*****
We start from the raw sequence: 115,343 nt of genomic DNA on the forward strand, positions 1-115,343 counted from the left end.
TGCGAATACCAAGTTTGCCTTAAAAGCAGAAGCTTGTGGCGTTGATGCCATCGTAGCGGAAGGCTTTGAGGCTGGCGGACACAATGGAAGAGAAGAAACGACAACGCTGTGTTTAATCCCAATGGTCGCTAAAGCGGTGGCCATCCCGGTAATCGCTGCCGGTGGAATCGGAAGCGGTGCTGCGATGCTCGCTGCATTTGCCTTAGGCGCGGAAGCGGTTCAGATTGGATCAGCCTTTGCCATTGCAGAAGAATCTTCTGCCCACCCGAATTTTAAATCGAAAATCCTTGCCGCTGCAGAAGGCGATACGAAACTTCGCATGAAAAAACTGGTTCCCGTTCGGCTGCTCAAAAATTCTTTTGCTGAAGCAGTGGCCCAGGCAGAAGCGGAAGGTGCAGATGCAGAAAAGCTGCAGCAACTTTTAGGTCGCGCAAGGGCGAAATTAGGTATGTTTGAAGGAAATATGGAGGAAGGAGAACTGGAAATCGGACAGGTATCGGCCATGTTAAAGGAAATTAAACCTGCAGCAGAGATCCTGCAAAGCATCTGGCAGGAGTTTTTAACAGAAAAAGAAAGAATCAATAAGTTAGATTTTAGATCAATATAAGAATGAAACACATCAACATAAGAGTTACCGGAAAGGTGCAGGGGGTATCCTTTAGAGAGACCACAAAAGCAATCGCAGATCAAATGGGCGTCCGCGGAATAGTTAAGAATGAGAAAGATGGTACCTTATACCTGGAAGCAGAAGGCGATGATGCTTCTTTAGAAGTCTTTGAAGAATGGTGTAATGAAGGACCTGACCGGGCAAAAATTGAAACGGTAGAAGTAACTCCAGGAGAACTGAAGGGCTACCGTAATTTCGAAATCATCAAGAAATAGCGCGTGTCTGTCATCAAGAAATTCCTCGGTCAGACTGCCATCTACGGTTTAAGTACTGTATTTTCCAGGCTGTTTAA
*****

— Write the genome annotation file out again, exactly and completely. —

We start from the raw sequence: 115,343 nt of genomic DNA on the forward strand, positions 1-115,343 counted from the left end.
TGCGAATACCAAGTTTGCCTTAAAAGCAGAAGCTTGTGGCGTTGATGCCATCGTAGCGGAAGGCTTTGAGGCTGGCGGACACAATGGAAGAGAAGAAACGACAACGCTGTGTTTAATCCCAATGGTCGCTAAAGCGGTGGCCATCCCGGTAATCGCTGCCGGTGGAATCGGAAGCGGTGCTGCGATGCTCGCTGCATTTGCCTTAGGCGCGGAAGCGGTTCAGATTGGATCAGCCTTTGCCATTGCAGAAGAATCTTCTGCCCACCCGAATTTTAAATCGAAAATCCTTGCCGCTGCAGAAGGCGATACGAAACTTCGCATGAAAAAACTGGTTCCCGTTCGGCTGCTCAAAAATTCTTTTGCTGAAGCAGTGGCCCAGGCAGAAGCGGAAGGTGCAGATGCAGAAAAGCTGCAGCAACTTTTAGGTCGCGCAAGGGCGAAATTAGGTATGTTTGAAGGAAATATGGAGGAAGGAGAACTGGAAATCGGACAGGTATCGGCCATGTTAAAGGAAATTAAACCTGCAGCAGAGATCCTGCAAAGCATCTGGCAGGAGTTTTTAACAGAAAAAGAAAGAATCAATAAGTTAGATTTTAGATCAATATAAGAATGAAACACATCAACATAAGAGTTACCGGAAAGGTGCAGGGGGTATCCTTTAGAGAGACCACAAAAGCAATCGCAGATCAAATGGGCGTCCGCGGAATAGTTAAGAATGAGAAAGATGGTACCTTATACCTGGAAGCAGAAGGCGATGATGCTTCTTTAGAAGTCTTTGAAGAATGGTGTAATGAAGGACCTGACCGGGCAAAAATTGAAACGGTAGAAGTAACTCCAGGAGAACTGAAGGGCTACCGTAATTTCGAAATCATCAAGAAATAGCGCGTGTCTGTCATCAAGAAATTCCTCGGTCAGACTGCCATCTACGGTTTAAGTACTGTATTTTCCAGGCTGTTTAA